Today at Berkeley Lab

An Emerging Challenge to Science’s Credibility

A key feature of science is the ability to reproduce experiments, checking another group’s work by using its materials and following its methods then comparing the results. But worries have grown that many nonreproducible results are working their way into the scientific literature. Berkeley Lab life scientist Mina Bissell is quoted in the article. More>

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Take the DOE Solar IQ Test

Which state generate the most utility-scale solar power? Who discovered the photovoltaic effect? How many mirrors are used at the world’s largest solar power facility? Try to answer these and other inquiries to test your solar power knowledge. More>

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Wednesday Summer Fun Days at Lawrence Hall of Science

July 22 features high-flying stunts by the troupe Les Aerielles, who will perform aerial acrobatics, with performances at 12:30 and 1:30 p.m. The Big Bug Bonanza takes place on July 29. August events include Space: The Final Frontier, Real-Life Robotics, and Fizzy Foamy Science. More>

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Nobel Laureates Sign Declaration on Climate Change

At the recent Lindau Nobel Laureate Meeting, Berkeley Lab physicists Saul Perlmutter, George Smoot, as well as Steve Chu (pictured), signed the Mainau Declaration 2015 on Climate Change. The declaration allows the laureates to “outline the scale of the threat of climate change, and…provide the best possible advice.” More>

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Popular Science Hosts Contest for Science Visualization

Once again, Popular Science has teamed up with the National Science Foundation to issue a challenge: Can you visualize a scientific idea, concept, or story in an arresting way? If so, submit your work to the 2016 Vizzies. More>

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Chien-Shiung Wu, Physicist Who Helped Change the World

As part of Asian Pacific American Heritage Month, the Lab pays tribute to physicist Chien-Shiung Wu, who has been called “the First Lady of Physics,” the “Chinese Madame Curie,” and the “Queen of Nuclear Research.” Wu worked with Ernest O. Lawrence and Emilio Segrè in the early 1940s, then spent most of her career at Columbia University. More>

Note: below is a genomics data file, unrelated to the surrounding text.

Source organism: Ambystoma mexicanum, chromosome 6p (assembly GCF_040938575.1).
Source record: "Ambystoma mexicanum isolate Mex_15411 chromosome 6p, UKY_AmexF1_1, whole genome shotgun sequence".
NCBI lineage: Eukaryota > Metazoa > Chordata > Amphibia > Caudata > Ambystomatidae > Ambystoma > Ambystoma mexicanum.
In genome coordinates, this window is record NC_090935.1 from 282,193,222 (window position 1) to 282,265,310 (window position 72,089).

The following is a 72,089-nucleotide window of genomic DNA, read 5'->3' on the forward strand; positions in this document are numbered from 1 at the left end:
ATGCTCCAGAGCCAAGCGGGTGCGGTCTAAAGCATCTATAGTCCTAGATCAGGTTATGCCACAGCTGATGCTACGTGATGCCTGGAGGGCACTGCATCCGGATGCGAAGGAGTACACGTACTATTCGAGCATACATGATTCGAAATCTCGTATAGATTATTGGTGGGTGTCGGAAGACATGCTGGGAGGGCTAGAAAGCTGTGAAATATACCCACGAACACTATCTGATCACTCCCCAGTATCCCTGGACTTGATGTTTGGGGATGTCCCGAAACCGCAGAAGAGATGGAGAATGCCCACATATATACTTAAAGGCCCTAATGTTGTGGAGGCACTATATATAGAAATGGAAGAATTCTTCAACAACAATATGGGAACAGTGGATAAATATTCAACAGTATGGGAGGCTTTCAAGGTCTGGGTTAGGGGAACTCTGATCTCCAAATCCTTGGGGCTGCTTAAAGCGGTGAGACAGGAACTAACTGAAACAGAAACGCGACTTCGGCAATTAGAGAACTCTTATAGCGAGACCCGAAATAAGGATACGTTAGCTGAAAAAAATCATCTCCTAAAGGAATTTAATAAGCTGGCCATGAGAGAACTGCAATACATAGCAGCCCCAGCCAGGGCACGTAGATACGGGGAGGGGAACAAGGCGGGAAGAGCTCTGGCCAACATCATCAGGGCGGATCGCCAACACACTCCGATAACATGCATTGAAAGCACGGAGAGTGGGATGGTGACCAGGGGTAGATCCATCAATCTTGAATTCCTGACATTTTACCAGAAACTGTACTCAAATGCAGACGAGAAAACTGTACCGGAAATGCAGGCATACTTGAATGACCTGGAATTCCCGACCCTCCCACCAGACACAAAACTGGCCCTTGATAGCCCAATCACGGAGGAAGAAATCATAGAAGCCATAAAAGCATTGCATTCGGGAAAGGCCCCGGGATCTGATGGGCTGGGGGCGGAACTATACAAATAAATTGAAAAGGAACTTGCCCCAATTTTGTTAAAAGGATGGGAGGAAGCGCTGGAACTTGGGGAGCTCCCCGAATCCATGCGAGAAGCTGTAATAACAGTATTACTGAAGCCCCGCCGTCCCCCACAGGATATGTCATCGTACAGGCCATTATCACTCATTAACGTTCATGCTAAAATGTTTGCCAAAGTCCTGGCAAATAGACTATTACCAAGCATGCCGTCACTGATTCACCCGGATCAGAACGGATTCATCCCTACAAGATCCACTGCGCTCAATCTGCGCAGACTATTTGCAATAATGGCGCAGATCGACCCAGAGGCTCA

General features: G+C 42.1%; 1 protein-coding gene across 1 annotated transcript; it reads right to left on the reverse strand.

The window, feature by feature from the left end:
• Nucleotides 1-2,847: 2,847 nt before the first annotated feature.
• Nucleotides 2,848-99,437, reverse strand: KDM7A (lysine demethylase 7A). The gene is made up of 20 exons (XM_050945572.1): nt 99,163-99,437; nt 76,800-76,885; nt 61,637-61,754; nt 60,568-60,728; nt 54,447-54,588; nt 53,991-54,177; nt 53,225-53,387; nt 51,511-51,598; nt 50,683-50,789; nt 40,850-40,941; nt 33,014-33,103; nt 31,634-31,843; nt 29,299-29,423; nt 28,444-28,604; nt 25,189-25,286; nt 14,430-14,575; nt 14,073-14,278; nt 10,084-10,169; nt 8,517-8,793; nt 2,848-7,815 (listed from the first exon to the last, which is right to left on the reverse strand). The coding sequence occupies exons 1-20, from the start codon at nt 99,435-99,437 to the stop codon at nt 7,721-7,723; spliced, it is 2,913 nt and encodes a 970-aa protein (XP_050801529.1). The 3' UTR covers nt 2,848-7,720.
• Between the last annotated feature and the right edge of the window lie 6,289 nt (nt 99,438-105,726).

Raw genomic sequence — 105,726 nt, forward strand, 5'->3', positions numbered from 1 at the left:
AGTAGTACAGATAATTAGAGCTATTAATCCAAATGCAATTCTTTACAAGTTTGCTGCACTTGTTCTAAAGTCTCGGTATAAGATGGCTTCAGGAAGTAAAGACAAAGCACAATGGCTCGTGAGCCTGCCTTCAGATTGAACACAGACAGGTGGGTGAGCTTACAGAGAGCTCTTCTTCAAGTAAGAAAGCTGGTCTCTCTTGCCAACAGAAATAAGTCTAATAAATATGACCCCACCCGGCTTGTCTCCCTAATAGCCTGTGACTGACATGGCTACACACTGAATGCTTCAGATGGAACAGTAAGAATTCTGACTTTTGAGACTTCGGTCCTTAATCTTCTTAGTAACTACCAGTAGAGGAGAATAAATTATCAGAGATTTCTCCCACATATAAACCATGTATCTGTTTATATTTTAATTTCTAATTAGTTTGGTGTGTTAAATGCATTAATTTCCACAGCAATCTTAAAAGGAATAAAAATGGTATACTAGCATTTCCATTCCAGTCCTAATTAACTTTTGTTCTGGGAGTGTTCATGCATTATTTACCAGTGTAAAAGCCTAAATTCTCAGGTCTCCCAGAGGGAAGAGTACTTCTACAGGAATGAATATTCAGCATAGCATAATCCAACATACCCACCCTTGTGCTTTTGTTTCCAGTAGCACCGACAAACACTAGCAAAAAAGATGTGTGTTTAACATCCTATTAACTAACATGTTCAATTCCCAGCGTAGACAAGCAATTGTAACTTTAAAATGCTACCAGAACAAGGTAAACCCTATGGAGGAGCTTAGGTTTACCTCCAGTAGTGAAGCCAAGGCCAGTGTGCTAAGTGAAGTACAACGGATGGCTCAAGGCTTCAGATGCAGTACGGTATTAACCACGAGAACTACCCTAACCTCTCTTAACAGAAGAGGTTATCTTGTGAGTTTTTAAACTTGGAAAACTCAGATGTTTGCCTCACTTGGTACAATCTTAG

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Ten Things You Might Not Know About Antimatter

Antimatter is the stuff of science fiction. Star Trek’s starship Enterprise uses matter-antimatter annihilation propulsion for faster-than-light travel. But antimatter is also the stuff of reality. For example, antimatter is used in medicine, such as PET scans. Go here to learn nine other facts about antimatter.

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The U.S. and CERN Upgrade Their Relationship

The Department of Energy, National Science Foundation and CERN signed a cooperation agreement that lays the groundwork for continued joint research in particle physics and advanced computing both at CERN and in the United States. CERN houses the Large Hadron Collider, at which the Lab is involved in several experiments. More>

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U.S. Scientists Celebrate Restart of Large Hadron Collider

With the collider back in action, the more than 1,700 U.S. scientists who work on LHC experiments are prepared to join thousands of their international colleagues to study the highest-energy particle collisions ever achieved in the laboratory. More>

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Fill Out Your ‘Physics Madness’ Bracket to Determine the Top Machine

March is here, and that means one thing: brackets. We’ve matched up 16 of the coolest pieces of particle physics equipment that help scientists answer big questions about our universe. Your vote will decide this year’s favorite. The machines include such Lab collaborations as Daya Bay (pictured), IceCube, LUX, and LHC. More>

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